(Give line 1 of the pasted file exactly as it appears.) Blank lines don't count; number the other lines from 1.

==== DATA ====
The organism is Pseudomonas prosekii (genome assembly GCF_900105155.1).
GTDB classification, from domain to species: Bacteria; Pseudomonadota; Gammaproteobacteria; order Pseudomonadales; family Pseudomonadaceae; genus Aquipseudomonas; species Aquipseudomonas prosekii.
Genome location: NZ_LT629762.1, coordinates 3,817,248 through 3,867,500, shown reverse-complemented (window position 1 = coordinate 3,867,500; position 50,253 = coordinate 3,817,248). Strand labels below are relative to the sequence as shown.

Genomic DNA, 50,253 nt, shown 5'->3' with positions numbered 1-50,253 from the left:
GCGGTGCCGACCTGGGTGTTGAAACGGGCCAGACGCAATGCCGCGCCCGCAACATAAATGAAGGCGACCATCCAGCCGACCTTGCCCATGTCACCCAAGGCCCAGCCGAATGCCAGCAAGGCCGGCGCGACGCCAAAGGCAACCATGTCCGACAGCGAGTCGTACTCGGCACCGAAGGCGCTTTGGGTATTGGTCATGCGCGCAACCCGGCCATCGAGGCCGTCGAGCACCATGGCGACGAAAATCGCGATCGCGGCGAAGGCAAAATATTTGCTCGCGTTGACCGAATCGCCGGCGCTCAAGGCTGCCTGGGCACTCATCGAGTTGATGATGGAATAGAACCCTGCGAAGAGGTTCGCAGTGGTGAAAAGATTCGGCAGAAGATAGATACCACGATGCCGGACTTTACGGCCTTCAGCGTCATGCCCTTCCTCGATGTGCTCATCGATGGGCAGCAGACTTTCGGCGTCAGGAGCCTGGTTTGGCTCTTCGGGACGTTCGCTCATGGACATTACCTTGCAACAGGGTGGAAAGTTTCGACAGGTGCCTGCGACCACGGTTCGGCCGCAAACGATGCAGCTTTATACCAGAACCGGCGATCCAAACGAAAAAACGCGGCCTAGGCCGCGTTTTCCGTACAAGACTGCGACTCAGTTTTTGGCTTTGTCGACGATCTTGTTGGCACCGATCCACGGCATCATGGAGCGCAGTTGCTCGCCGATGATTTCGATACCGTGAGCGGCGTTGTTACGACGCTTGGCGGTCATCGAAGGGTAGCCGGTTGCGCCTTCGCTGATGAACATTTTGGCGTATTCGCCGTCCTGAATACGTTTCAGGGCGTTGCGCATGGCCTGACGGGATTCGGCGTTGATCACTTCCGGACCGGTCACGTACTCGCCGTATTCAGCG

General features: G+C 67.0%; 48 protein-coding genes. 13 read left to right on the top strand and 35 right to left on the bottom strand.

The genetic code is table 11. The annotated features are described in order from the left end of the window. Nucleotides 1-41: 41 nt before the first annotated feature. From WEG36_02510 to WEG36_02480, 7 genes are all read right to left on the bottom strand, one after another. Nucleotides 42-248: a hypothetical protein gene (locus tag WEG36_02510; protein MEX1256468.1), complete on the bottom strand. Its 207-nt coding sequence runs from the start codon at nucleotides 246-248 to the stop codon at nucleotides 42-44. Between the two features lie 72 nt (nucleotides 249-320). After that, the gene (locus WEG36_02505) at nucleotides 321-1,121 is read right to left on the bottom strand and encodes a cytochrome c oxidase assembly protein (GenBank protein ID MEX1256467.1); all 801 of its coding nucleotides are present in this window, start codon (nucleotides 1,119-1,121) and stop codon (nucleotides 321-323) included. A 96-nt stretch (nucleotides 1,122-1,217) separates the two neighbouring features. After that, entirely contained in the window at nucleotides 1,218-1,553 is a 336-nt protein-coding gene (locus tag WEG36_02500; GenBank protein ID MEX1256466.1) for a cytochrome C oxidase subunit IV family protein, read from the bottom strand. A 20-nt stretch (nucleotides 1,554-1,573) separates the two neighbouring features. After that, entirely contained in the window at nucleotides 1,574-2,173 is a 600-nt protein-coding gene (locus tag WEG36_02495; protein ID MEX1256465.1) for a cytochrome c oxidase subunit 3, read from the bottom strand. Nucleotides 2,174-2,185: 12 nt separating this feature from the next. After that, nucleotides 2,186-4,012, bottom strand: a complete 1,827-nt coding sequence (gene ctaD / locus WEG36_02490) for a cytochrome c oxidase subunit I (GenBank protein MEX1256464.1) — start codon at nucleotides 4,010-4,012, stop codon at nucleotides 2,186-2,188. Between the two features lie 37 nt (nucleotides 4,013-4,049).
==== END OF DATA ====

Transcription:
The organism is Pseudomonas prosekii (genome assembly GCF_900105155.1).